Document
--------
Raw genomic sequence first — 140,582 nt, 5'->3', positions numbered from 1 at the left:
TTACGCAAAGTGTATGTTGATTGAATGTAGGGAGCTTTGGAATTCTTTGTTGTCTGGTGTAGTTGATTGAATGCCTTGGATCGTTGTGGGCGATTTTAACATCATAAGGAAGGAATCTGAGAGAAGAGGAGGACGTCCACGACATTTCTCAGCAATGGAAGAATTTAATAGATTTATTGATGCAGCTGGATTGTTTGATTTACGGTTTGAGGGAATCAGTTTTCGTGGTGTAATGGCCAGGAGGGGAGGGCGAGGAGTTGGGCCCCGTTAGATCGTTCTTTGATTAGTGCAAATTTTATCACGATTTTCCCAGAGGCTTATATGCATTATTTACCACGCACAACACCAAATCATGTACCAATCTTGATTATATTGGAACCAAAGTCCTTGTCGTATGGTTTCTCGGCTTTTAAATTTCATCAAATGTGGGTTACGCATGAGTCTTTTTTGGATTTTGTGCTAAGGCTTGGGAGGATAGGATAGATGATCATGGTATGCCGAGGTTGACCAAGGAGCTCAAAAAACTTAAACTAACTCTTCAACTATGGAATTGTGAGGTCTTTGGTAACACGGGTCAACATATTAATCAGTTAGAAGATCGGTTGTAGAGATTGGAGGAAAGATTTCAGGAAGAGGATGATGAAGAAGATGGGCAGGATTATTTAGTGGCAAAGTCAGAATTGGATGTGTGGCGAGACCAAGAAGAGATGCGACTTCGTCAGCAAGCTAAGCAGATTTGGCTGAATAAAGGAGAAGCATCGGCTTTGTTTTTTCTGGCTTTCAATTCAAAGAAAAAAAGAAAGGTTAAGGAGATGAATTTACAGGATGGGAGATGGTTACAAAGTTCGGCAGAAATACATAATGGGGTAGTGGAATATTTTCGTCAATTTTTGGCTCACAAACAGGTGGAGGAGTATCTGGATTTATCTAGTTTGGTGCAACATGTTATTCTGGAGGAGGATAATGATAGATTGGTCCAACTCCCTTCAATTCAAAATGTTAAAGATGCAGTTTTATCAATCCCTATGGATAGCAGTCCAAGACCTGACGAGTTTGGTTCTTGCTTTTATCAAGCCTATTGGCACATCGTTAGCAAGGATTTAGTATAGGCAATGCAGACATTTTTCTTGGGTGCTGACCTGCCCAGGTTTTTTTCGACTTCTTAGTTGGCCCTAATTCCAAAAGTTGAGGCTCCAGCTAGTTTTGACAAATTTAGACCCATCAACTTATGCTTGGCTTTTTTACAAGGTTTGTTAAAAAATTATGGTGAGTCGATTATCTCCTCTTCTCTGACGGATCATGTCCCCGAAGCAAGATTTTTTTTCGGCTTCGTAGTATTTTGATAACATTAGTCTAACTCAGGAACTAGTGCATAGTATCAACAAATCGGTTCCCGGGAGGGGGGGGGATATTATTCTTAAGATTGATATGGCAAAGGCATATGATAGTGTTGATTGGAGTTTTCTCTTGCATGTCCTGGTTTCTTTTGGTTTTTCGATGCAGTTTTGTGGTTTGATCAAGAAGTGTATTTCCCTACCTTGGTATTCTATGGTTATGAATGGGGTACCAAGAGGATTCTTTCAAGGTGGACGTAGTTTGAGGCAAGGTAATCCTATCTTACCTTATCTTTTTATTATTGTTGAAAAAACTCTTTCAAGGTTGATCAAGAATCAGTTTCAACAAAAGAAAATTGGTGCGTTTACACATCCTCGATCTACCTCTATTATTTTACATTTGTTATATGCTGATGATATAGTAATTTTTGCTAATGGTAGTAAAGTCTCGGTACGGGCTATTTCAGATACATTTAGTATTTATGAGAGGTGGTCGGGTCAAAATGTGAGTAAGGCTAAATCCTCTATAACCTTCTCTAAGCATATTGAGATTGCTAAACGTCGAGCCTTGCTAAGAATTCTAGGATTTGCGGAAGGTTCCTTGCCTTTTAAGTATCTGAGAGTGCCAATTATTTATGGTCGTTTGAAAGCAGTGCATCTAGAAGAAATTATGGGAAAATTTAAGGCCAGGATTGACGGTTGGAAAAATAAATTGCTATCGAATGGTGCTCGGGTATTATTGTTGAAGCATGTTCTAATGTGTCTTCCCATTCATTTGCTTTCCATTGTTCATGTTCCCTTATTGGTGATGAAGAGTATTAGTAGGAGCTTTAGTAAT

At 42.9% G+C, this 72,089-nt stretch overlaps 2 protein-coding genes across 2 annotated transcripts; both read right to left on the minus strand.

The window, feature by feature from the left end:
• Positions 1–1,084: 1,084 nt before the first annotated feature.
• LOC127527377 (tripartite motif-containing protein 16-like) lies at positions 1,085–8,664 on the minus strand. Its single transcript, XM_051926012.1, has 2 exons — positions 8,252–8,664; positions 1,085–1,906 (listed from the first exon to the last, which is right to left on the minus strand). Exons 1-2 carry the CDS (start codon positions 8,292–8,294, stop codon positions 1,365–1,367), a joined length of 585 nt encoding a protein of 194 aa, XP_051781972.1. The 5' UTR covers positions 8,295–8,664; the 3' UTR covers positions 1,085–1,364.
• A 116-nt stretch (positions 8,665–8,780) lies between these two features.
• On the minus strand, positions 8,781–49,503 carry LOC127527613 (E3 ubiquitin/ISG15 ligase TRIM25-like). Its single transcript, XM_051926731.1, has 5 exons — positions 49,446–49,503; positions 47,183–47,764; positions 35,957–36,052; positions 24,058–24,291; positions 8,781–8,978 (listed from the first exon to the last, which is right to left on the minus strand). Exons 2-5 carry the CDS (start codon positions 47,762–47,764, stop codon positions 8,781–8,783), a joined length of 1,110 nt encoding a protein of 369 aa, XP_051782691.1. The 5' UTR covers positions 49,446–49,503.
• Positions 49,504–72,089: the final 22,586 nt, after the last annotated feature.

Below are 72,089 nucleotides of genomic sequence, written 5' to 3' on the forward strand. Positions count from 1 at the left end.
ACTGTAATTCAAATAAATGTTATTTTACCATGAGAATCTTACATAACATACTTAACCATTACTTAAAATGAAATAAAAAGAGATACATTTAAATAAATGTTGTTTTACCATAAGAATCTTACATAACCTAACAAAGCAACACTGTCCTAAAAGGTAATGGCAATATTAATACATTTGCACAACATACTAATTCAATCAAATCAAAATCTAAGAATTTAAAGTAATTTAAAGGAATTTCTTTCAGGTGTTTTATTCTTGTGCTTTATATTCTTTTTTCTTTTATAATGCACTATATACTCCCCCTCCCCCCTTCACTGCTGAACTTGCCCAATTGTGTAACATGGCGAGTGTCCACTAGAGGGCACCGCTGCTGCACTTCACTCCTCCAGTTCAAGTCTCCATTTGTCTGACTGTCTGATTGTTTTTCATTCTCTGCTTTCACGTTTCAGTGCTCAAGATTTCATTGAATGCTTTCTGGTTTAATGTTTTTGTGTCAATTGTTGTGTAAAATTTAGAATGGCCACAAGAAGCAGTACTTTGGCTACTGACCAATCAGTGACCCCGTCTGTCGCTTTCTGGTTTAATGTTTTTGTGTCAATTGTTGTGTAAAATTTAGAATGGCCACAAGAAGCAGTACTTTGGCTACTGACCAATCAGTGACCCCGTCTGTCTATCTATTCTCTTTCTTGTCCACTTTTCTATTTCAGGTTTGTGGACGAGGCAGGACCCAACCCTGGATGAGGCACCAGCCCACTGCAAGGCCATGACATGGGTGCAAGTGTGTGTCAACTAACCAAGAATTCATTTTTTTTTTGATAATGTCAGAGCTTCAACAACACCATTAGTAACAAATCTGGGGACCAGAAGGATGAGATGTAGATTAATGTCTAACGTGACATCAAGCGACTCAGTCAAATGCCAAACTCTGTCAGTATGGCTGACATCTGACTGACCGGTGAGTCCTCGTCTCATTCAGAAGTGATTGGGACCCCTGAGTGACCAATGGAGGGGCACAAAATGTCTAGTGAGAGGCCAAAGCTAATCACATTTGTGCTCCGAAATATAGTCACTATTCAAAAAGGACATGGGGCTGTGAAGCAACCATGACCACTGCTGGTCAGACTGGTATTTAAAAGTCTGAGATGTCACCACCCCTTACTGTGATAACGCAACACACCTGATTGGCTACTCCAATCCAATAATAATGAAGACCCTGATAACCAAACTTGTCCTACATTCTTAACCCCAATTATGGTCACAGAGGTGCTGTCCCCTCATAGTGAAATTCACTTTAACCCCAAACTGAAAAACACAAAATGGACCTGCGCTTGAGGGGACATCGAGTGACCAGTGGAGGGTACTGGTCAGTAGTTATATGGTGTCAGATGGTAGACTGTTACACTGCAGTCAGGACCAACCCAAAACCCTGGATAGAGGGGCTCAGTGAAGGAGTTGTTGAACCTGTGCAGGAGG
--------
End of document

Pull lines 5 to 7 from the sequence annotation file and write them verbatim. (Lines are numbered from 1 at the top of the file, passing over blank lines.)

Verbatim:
• Positions 1–1,084: 1,084 nt before the first annotated feature.
• LOC127527377 (tripartite motif-containing protein 16-like) lies at positions 1,085–8,664 on the minus strand. Its single transcript, XM_051926012.1, has 2 exons — positions 8,252–8,664; positions 1,085–1,906 (listed from the first exon to the last, which is right to left on the minus strand). Exons 1-2 carry the CDS (start codon positions 8,292–8,294, stop codon positions 1,365–1,367), a joined length of 585 nt encoding a protein of 194 aa, XP_051781972.1. The 5' UTR covers positions 8,295–8,664; the 3' UTR covers positions 1,085–1,364.
• A 116-nt stretch (positions 8,665–8,780) lies between these two features.